Garlic (Allium sativum; Indian name, Lahsan): The combination of a variety of biologically active substances renders curative effect. Garlic enhances immune system response by stimulating and protecting immune cells which safeguard against viral infection. In vitro studies have shown that the active ingredients of garlic, the enzyme alliinase and sulfur-containing compound allicin, confer it antiviral activity against several types of viruses such as Cytomegalovirus, influenza B virus, herpes simplex virus Type 1 and Type 2, parainfluenza virus Type 3, and human rhinovirus Type 2 (which causes the common cold and viral pneumonia). It is also effective in treating fungal and parasitic infections.[17],[18],[19],[20],[21],[22],[23],[24] Fresh, crushed (crushing activates the compound allicin), raw garlic (1–2 cloves a day) is cardioprotective and prevents the development of atherosclerosis. Its consumption helps not only in lowering blood pressure, but also in lowering blood cholesterol levels (increases high-density lipoprotein cholesterol and lowers low-density lipoprotein cholesterol and triglycerides).

Peppermint (Mentha piperita L M. piperita essential oil [MPE]., Indian name, pudina): Pharmacologic studies also have shown that M. piperita L. possesses antioxidant, cytotoxic, antiallergenic, antiviral, and antibacterial activities with few side effects.[25] MPE suppresses nitric oxide, tumor necrosis factor (TNF)-α, interluekin-6, and prostaglandin E2 production in macrophages, suggesting a linked pathway in viral infections. Respiratory syncytial virus (RSV) infections are known to induce TNF-α secretion, which can exacerbate illness and cause significant weight loss).[26] It is thought that M. piperita L. can possibly enhance innate immunity, which can be beneficial in counteracting RSV infection in addition to directly interfering with viral entry without exacerbating the illness during the management of RSV infection. The antioxidant activity of MPE can also reduce cellular damage that causes lipid peroxidation and inflammation and may have a positive effect in preventing the progression of many human diseases caused by oxidative stress. Peppermint is known to clear congestion of the nose, throat bronchitis, and lungs. To detoxify the respiratory system, inhale steam with a few drops of peppermint oil. Hot cup of peppermint tea made with fresh peppermint leaves or one teaspoon of dried peppermint leaves is helpful in clearing congestion.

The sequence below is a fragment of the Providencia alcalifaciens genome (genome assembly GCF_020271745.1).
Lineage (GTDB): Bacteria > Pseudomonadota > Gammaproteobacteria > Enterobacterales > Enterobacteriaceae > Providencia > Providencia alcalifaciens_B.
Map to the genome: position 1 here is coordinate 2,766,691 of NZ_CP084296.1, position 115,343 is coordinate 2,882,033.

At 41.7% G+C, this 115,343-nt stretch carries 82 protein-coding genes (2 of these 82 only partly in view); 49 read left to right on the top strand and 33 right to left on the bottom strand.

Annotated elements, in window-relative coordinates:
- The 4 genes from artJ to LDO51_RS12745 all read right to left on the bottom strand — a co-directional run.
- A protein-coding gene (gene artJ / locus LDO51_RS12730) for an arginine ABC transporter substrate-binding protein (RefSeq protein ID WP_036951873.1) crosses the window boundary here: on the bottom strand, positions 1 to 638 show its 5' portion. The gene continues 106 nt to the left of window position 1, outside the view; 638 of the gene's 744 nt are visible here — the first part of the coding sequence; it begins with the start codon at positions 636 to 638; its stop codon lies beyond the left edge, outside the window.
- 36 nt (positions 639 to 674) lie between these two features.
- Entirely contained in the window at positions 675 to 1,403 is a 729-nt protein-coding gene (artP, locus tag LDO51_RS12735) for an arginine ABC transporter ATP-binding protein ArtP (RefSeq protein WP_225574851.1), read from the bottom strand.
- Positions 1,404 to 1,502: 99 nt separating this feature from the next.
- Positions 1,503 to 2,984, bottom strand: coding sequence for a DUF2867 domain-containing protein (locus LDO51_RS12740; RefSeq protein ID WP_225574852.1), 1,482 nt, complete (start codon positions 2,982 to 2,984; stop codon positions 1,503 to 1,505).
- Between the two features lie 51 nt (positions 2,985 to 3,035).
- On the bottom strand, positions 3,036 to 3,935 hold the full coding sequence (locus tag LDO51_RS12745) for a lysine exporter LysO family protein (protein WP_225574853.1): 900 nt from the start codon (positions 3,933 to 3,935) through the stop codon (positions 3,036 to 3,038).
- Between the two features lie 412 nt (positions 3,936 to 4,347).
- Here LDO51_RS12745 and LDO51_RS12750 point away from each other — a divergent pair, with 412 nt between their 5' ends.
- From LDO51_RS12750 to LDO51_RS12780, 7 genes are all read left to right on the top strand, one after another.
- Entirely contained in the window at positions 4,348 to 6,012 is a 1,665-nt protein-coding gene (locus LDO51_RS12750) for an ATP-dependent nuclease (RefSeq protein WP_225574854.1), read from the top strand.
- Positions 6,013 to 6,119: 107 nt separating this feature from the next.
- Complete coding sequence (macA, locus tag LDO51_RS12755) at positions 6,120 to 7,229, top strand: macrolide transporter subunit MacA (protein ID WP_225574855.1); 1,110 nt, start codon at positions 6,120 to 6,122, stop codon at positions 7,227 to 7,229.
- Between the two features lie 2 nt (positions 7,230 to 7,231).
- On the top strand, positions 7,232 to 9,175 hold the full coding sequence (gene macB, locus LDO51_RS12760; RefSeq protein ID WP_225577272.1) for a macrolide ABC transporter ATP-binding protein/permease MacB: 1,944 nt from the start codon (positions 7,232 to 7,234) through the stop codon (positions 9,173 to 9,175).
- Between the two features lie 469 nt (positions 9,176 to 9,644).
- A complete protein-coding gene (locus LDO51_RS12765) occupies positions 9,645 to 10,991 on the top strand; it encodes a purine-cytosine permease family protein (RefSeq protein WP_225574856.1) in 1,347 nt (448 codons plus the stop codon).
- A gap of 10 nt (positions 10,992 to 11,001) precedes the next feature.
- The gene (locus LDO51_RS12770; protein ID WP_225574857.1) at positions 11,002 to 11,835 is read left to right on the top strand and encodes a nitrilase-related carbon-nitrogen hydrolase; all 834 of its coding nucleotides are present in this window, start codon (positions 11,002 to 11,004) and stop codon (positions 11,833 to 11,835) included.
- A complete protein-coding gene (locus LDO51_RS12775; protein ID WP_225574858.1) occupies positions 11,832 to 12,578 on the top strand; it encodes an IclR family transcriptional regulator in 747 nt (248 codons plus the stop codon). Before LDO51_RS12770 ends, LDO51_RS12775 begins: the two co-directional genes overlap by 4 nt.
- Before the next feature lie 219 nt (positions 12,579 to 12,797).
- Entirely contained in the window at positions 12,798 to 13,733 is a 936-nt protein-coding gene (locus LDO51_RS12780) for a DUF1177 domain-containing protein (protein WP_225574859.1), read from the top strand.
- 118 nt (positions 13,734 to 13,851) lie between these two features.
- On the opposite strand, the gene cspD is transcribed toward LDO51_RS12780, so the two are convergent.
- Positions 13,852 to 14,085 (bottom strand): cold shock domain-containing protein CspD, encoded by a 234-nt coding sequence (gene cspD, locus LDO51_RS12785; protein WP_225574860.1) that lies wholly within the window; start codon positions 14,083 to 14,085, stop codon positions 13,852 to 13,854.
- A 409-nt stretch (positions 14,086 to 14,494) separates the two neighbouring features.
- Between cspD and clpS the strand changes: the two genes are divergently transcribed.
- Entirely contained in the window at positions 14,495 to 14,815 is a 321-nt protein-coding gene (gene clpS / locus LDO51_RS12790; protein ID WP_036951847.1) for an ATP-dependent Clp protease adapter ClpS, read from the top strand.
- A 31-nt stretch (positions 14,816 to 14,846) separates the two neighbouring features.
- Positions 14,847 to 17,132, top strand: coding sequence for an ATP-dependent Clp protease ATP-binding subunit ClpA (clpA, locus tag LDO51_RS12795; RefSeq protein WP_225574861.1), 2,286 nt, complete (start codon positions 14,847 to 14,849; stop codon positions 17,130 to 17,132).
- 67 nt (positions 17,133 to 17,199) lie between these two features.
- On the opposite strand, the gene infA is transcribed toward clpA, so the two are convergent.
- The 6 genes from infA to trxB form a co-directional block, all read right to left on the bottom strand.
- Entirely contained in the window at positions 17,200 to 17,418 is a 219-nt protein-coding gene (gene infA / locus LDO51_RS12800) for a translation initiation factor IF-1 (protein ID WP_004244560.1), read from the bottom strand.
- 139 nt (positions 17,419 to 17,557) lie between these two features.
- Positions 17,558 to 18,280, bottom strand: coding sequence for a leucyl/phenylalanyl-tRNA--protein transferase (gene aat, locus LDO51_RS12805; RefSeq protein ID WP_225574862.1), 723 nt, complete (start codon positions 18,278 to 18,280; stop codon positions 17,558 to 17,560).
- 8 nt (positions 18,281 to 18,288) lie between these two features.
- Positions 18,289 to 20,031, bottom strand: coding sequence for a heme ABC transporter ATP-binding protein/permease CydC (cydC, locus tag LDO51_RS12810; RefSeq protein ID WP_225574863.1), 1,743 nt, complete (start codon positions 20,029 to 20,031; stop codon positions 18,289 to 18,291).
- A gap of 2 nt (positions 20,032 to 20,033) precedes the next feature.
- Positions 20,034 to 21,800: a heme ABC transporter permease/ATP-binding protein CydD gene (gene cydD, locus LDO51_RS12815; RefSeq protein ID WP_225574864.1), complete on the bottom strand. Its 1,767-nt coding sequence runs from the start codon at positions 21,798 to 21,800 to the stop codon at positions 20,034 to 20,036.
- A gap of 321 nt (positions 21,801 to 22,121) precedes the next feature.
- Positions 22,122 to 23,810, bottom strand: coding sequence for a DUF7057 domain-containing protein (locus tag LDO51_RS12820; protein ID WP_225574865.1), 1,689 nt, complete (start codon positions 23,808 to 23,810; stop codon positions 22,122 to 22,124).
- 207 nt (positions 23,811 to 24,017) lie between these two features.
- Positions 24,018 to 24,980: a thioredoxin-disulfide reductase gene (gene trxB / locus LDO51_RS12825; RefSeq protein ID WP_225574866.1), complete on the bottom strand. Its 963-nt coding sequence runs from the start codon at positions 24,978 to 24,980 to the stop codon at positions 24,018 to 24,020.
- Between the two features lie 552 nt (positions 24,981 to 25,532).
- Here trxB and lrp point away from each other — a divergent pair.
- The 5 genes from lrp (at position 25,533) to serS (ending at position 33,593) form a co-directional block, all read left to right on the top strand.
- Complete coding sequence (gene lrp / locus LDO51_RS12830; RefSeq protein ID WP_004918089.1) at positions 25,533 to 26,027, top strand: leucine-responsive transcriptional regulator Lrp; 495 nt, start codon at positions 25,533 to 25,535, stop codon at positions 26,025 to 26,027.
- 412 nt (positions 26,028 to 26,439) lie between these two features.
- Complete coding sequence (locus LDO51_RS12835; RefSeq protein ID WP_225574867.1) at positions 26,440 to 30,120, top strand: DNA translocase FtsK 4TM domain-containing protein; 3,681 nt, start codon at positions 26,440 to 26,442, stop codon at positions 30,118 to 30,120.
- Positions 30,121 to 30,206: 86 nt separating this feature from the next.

Ginger (Zingiber officinale Roscoe), a root used in cooking, has been shown to have antiviral activity against human respiratory syncytial virus (HRSV). Fresh ginger, and not the dried ginger, inhibits HRSV-induced plaque formation on airway epithelium by blocking viral attachment and internalization in both HEp-2 and A549 cell lines.[27] Specific compounds in ginger such as gingerols and zingerone have been found to inhibit viral replication and prevent viruses from entering host cells. Fresh ginger of high concentration could stimulate mucosal cells to secrete interferon-beta that possibly contributes to counteracting viral infection.